So imagine the sadness I feel when we visit one of these schools from my youth, only to see that it has been chopped up into 5 small schools. We aren’t visiting great institutions as I knew them growing up. We are visiting husks of great institutions. Schools used to be named for great statesmen and American heroes. Now each of the five schools in these big buildings have names like “Academy of Social Peace” or “Young Women’s Writing Academy” (These are not real names. The real ones are a lot more ridiculous). They have traded in using school names to celebrate our heritage for using school names as way to market each school. The funny thing is that the “Academy of Social Peace” does not have to offer any programs on “social peace”, and it damn sure isn’t an “academy”. None of that matters in Bloomberg’s system. It is all about using the business strategy of marketing in what should be a public institution.

Then there is the way we are greeted. In the few large schools that have not been chopped up, me and the team check in with the School Safety agents who then direct us to the gym. I meet the opposing coach and he shows the boys where to change and what bench we will use during the game. The coaches in these schools tend to be veteran teachers, excellent coaches and consummate professionals. These are the rare types of schools. I can count the number of them we have visited on one hand.

The much more common type of school is the Bloomberg 5-in-1 monstrosity. We are not so much greeted in these schools as much as we are herded, questioned and interrogated. “What school are you from?” or “How many are you?” and “No spectators!” or “Wait here for an escort to the gym.” Sometimes there is the metal detector to deal with. Someone from one of the schools in the building (we never know which school or what title this person holds) might take a head count of my team and try to match it up to our roster of players to ensure the numbers match. You never know, a random hooligan might have slipped into our ranks without me noticing. On one hand, I understand that school buildings have a duty to monitor who comes and goes. On the other hand, I feel as if whatever administrator made the policy (and it could only have been an administrator) mistrusts my ability to monitor the group of boys I am with. I feel the Bloomberg hate for teachers and students in the way we are treated, not to mention the hate that many administrators have for us.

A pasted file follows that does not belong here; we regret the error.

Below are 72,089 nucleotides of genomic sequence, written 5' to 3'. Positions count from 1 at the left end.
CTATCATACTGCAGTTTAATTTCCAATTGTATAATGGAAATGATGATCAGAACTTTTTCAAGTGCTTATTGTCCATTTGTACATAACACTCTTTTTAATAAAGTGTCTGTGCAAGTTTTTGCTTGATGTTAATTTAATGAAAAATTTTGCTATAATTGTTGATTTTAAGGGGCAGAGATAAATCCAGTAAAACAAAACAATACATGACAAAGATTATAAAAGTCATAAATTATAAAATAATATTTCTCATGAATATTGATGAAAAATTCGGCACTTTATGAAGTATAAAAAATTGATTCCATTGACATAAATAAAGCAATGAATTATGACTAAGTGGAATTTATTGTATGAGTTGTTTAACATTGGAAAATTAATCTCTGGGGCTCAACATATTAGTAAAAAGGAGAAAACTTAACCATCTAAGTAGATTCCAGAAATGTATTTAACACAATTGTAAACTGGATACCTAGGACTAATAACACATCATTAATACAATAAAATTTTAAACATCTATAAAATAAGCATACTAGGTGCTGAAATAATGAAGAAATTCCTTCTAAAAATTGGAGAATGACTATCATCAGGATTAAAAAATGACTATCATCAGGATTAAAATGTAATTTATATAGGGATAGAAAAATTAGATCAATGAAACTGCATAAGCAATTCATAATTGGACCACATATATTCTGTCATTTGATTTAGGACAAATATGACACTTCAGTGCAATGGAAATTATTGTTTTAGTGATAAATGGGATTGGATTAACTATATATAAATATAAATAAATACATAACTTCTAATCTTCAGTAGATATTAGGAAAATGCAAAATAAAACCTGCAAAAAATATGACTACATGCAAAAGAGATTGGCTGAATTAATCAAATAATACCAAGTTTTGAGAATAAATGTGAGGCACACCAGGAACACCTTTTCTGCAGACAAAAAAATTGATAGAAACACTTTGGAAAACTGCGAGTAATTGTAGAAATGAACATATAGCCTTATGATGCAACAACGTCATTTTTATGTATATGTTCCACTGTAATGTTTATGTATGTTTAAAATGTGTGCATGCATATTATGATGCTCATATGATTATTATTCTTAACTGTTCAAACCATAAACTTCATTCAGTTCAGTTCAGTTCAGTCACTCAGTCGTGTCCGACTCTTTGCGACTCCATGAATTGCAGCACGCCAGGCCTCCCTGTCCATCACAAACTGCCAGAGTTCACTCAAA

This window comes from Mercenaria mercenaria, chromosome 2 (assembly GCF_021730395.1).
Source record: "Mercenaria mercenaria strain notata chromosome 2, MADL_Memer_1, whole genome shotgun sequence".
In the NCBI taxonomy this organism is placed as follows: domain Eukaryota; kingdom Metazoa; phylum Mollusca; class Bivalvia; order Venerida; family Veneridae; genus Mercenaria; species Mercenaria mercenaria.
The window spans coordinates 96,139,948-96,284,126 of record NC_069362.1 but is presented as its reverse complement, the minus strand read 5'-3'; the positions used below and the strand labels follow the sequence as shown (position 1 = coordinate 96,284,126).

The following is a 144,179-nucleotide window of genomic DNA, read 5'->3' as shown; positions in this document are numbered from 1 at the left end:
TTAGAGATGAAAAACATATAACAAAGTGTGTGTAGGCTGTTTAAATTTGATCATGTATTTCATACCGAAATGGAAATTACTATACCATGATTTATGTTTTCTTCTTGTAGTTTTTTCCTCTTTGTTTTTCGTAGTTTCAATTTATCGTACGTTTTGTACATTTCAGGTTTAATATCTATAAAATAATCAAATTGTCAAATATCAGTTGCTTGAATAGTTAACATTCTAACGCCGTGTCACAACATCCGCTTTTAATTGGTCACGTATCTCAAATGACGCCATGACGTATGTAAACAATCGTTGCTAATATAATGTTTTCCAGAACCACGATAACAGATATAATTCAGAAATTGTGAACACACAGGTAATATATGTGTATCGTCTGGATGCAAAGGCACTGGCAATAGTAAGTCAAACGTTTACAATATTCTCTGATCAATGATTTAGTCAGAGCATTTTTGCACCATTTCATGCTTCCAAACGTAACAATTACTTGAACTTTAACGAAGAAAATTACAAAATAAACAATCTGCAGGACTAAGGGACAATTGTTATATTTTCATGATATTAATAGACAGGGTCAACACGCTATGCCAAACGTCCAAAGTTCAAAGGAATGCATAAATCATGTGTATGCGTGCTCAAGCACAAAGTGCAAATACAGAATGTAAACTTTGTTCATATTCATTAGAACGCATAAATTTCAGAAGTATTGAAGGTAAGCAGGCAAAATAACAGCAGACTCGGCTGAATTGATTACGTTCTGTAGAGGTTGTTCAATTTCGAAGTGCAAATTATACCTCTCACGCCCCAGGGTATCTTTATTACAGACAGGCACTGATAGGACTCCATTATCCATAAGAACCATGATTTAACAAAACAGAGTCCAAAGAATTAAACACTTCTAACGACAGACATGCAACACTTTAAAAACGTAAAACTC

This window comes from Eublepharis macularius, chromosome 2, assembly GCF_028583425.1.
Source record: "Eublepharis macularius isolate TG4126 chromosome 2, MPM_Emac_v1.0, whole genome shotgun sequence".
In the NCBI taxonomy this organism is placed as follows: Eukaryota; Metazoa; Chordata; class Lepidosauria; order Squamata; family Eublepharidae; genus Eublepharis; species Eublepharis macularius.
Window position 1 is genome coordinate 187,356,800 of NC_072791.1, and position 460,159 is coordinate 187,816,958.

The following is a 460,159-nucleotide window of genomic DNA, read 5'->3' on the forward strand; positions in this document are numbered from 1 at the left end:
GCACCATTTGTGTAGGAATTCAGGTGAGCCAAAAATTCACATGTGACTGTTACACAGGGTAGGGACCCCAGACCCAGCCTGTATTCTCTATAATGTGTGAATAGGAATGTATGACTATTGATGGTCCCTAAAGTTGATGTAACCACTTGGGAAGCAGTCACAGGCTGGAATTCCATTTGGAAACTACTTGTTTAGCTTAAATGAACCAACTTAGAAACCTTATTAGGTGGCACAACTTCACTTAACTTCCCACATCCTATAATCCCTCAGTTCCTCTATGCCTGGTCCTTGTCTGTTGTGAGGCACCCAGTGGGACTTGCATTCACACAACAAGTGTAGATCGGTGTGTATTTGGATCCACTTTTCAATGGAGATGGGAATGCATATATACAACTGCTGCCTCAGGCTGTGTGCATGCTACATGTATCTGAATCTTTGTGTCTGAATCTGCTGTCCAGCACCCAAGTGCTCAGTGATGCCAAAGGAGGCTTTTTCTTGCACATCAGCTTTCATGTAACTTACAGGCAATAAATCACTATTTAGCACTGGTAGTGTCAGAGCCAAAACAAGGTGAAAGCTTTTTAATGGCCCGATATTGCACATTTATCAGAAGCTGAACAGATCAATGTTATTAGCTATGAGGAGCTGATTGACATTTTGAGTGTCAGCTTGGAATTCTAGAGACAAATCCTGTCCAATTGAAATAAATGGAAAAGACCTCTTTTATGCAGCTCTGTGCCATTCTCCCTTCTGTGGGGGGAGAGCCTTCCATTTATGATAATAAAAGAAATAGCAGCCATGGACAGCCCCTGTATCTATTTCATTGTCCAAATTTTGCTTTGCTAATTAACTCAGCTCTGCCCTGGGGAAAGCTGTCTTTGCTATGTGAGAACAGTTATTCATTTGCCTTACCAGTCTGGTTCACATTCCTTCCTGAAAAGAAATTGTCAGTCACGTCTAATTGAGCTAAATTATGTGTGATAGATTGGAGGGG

One of these buildings I am particularly familiar with. I used to teach in the neighborhood and I have coached many games there. It is a Bloomberg monster school with one of these ridiculous visitor policies. The teachers at the school are generally very young, most likely TFA “grads” with one foot out of the door. The coach of their team is one of my least favorite people. He is extremely young, wears horn-rimmed glasses, skinny jeans, tight sweaters, Chuck Taylors and spiked hair. He is a model of the hipster gentrification overtaking the neighborhood in which his school is located. Unlike the more professional opposing coaches, he does not shake my hand or look me in the eye or do anything beyond gruffly unlock the locker room for my boys. During the game he yells, screams, jumps onto the court and loses his bearings to such a degree that he ends up at our bench when it puts him in closer proximity to the action of the game. He is unsportsman-like and unprofessional, in both dress and demeanor. I had been running an imaginary office pool in my head where everyone takes bets on when he will quit teaching. Recently, to my surprise, I discovered that this man was not a teacher at all, but an Assistant Principal. There is no way that he can have more than 3 years in the classroom. The fact that such an un-educator-like person can make it to AP says everything you need to know about the Bloomberg system.

The last time I was in this school, a staff member there struck up a conversation with me. He was an older gentleman who definitely had the air of someone who has earned his stripes in New York City public schools. Almost as if he knew his audience, he immediately launched into a tirade against the young, petty and incompetent administrators in the building. “They aren’t educators” he said, “they have no business running a school.” If these are the same administrators that came up with the Draconian entrance policy, then he is right. The best barometer of their incompetence is my team. Whenever we are treated like criminals, my boys get this sheepish look on their faces as if they really have done something wrong. They are all good kids and fortunately do not receive this type of treatment back at our school. They bear their treatment patiently. I could not help but wonder what it is like to be a student at one of these schools who receive this type of harassment every day. You walk into the building and immediately you are searched, questioned and barked at. If my boys could be made to feel guilty for a moment, what must a kid feel like who is treated like this as a matter of policy?   

“Academies” may sound nice but they are not welcoming communities for kids. Rather, they all reflect Bloomberg’s callous disregard for inner-city youth and their teachers.